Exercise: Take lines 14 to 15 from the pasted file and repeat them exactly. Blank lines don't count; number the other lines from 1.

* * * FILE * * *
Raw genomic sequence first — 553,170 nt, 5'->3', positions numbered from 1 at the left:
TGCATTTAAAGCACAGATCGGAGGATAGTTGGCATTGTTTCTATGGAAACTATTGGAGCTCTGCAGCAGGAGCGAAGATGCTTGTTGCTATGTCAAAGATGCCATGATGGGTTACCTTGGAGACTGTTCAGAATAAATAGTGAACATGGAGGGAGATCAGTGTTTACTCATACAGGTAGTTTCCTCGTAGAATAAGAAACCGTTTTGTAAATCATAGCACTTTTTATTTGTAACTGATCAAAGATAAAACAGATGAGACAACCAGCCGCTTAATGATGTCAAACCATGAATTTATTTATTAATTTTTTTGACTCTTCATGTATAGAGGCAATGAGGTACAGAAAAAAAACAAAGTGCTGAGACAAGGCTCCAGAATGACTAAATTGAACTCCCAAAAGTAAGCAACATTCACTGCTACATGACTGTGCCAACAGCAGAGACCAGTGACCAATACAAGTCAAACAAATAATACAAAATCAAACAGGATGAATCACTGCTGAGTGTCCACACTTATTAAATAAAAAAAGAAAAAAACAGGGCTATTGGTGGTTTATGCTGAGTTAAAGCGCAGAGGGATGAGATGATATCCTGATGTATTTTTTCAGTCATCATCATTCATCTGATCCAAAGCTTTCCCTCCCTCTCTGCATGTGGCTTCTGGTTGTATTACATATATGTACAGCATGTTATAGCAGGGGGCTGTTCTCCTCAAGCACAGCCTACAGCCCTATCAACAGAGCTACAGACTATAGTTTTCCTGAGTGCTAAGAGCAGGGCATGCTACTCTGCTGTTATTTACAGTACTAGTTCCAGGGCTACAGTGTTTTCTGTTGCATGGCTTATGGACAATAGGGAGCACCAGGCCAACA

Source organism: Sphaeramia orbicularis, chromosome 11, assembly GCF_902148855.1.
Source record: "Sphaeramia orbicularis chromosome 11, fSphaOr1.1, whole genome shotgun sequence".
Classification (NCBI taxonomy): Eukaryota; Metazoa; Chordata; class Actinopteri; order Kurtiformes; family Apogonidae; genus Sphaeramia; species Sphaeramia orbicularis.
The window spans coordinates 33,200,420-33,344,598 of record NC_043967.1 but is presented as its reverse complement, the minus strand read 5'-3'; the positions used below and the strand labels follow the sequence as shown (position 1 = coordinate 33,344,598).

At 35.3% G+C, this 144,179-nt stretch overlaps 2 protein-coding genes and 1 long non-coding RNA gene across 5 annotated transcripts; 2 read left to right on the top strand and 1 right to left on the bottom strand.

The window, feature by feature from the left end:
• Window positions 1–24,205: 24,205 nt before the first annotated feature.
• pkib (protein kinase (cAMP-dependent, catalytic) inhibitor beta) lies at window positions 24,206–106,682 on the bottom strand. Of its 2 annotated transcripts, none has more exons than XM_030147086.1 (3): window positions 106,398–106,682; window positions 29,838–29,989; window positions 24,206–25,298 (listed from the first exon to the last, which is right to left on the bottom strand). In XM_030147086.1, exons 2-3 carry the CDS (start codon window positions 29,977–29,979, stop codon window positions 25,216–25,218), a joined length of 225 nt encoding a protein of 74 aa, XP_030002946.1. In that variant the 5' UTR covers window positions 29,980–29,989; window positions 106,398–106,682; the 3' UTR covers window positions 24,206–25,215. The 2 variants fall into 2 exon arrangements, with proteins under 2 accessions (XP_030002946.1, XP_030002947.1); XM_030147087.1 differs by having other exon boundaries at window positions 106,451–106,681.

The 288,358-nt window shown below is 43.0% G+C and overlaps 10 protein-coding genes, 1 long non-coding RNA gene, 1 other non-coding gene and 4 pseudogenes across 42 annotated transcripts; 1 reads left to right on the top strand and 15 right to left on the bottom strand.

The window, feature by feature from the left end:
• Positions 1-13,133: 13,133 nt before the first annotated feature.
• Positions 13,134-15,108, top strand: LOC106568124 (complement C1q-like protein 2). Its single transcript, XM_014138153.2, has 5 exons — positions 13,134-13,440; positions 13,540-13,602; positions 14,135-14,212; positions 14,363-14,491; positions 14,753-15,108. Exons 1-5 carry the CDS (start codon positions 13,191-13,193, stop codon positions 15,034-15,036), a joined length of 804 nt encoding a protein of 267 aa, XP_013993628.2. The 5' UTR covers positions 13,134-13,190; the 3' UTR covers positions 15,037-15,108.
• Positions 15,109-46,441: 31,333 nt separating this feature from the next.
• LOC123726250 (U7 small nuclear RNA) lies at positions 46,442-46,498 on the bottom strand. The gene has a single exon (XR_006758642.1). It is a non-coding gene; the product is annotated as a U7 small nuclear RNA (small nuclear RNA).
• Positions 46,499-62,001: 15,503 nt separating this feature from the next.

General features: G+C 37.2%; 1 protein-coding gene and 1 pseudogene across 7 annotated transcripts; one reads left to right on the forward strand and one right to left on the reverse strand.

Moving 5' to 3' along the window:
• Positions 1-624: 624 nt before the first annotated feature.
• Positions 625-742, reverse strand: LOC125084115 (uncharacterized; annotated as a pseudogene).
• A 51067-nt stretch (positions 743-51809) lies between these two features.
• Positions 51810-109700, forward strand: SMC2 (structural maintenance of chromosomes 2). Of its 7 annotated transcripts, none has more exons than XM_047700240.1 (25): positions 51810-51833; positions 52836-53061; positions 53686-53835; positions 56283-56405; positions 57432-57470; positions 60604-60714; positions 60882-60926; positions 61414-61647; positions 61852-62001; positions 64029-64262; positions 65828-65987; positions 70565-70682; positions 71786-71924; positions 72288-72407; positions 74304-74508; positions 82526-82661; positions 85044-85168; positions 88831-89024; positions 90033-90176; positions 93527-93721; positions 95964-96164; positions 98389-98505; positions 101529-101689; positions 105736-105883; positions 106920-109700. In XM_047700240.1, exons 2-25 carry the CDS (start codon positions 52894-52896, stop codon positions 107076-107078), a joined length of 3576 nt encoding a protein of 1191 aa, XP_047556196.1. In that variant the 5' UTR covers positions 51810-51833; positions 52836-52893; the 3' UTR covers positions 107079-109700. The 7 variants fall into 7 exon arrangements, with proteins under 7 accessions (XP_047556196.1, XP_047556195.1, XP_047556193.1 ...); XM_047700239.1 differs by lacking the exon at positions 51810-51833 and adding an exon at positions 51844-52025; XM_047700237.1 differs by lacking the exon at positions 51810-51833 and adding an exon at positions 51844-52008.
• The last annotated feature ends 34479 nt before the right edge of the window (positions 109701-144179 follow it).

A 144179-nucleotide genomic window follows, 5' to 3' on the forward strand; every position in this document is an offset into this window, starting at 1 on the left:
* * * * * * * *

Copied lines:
• Positions 13,134-15,108, top strand: LOC106568124 (complement C1q-like protein 2). Its single transcript, XM_014138153.2, has 5 exons — positions 13,134-13,440; positions 13,540-13,602; positions 14,135-14,212; positions 14,363-14,491; positions 14,753-15,108. Exons 1-5 carry the CDS (start codon positions 13,191-13,193, stop codon positions 15,034-15,036), a joined length of 804 nt encoding a protein of 267 aa, XP_013993628.2. The 5' UTR covers positions 13,134-13,190; the 3' UTR covers positions 15,037-15,108.
• Positions 15,109-46,441: 31,333 nt separating this feature from the next.